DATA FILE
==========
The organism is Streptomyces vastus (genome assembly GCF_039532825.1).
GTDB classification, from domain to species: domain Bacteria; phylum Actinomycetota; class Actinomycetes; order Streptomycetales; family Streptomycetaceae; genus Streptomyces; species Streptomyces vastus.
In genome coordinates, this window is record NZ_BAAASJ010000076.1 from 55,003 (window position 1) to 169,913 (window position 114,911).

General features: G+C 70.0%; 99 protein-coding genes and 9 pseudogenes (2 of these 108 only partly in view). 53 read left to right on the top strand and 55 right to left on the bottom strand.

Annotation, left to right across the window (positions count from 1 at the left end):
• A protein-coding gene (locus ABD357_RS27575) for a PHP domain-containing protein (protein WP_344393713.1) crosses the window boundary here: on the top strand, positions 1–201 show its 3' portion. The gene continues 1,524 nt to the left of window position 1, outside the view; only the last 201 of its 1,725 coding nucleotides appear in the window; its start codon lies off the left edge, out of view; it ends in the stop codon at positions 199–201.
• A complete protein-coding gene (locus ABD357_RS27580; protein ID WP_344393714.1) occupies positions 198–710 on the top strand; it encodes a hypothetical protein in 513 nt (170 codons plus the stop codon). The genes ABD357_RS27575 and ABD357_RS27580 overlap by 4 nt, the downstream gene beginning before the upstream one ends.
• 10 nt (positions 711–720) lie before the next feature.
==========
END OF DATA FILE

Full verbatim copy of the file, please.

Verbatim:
The organism is Streptomyces vastus (genome assembly GCF_039532825.1).
GTDB classification, from domain to species: domain Bacteria; phylum Actinomycetota; class Actinomycetes; order Streptomycetales; family Streptomycetaceae; genus Streptomyces; species Streptomyces vastus.
In genome coordinates, this window is record NZ_BAAASJ010000076.1 from 55,003 (window position 1) to 169,913 (window position 114,911).

General features: G+C 70.0%; 99 protein-coding genes and 9 pseudogenes (2 of these 108 only partly in view). 53 read left to right on the top strand and 55 right to left on the bottom strand.

Annotation, left to right across the window (positions count from 1 at the left end):
• A protein-coding gene (locus ABD357_RS27575) for a PHP domain-containing protein (protein WP_344393713.1) crosses the window boundary here: on the top strand, positions 1–201 show its 3' portion. The gene continues 1,524 nt to the left of window position 1, outside the view; only the last 201 of its 1,725 coding nucleotides appear in the window; its start codon lies off the left edge, out of view; it ends in the stop codon at positions 199–201.
• A complete protein-coding gene (locus ABD357_RS27580; protein ID WP_344393714.1) occupies positions 198–710 on the top strand; it encodes a hypothetical protein in 513 nt (170 codons plus the stop codon). The genes ABD357_RS27575 and ABD357_RS27580 overlap by 4 nt, the downstream gene beginning before the upstream one ends.
• 10 nt (positions 711–720) lie before the next feature.